Two questions arise upon the petition; its sufficiency in law and the jurisdiction over it of a court of admiralty. Arguendo we may assume that the agent was not liable to the libelant upon the bill of lading, which it signed only on behalf of the Fleet Corporation, and that its liability to the United States upon the contract between them was not cognizable in a court of admiralty. If liable to the libelant, it is as a tort-feasor, and there are only two possible grounds for so holding: First, that it converted the goods; and, second, that it intentionally prevented performance of its principal's contract. When the Fleet Corporation took possession of the goods at Shanghai it was on a bailment defined by the terms of the bill of lading, which gave it the power to deliver at Seattle to either of the two specified lines. This it did not do, but wrongfully delivered to another line. The ensuing liability has at times been spoken of as that of an insurer, but courts have also treated it as a conversion. Saxon Mills v. N. Y., N. H. & H. R. R. Co., 214 Mass. 383, 101 N. E. 1075; Phillips v. Brigham, 26 Ga. 617, 71 Am. Dec. 237; Georgia R. R. v. Cole, 68 Ga. 623; Lincoln Grain Co. v. C., B. & Q. R. R. Co., 91 Neb. 203, 135 N. W. 443. We do not suggest that a deviation falls within the same principle, but the situation is similar to that where a bailee, having possession for a limited purpose, uses the property beyond the terms of the contract. Perham v. Coney, 117 Mass. 102; Morton v. Gloster, 46 Me. 520; Raynor v. Sheffler, 79 N. J. Law, 340, 75 A. 748; Hart v. Skinner, 16 Vt. 138, 42 Am. Dec. 500; Lane v. Cameron, 38 Wis. 603. If the principal is liable for such a tort, so is the agent who directly commits it. However, although it is for these reasons somewhat difficult to see why the appellee was not liable in conversion, we prefer to rest our ruling upon another ground.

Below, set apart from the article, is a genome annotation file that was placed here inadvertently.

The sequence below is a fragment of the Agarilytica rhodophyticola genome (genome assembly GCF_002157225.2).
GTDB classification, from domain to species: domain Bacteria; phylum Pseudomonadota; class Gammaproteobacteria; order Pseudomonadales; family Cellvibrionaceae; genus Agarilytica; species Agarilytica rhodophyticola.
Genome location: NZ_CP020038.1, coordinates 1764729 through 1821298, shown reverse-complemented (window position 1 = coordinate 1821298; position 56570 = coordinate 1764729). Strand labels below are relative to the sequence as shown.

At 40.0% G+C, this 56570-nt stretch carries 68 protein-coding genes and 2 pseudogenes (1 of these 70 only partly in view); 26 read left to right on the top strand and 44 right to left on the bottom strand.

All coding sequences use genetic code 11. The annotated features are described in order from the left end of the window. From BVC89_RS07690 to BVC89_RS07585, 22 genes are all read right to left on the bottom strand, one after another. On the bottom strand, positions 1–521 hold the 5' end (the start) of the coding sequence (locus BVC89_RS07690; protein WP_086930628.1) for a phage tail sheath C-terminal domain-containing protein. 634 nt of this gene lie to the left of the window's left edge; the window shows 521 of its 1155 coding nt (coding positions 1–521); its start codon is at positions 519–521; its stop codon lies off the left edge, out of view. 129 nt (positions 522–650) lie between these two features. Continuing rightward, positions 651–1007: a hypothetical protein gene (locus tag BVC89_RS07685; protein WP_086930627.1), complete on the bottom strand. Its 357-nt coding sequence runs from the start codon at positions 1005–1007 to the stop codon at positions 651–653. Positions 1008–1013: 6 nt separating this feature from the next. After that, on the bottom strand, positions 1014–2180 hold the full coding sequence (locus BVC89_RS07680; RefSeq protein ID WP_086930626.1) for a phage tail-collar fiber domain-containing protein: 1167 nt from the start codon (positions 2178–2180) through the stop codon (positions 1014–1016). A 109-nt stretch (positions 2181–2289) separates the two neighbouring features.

Though the appellee was under no obligation to the shipper under the bill of lading, and need not have raised a finger in its performance, it by no means follows that it was free to take affirmative action which prevented performance. Had it merely abandoned the ship and left the goods at Seattle, the shipper could have called to account only the principal; but, when it deliberately transshipped the goods by a wrong ship, it was in the same position as any other third person who intentionally brings about the breach of a contract. The case is stronger than Lumley v. Guy, 2 E. & B. 216, and the many cases which have followed it, in respect of the nature of the interference, which in those cases was usually persuasion, while here it was physical prevention. It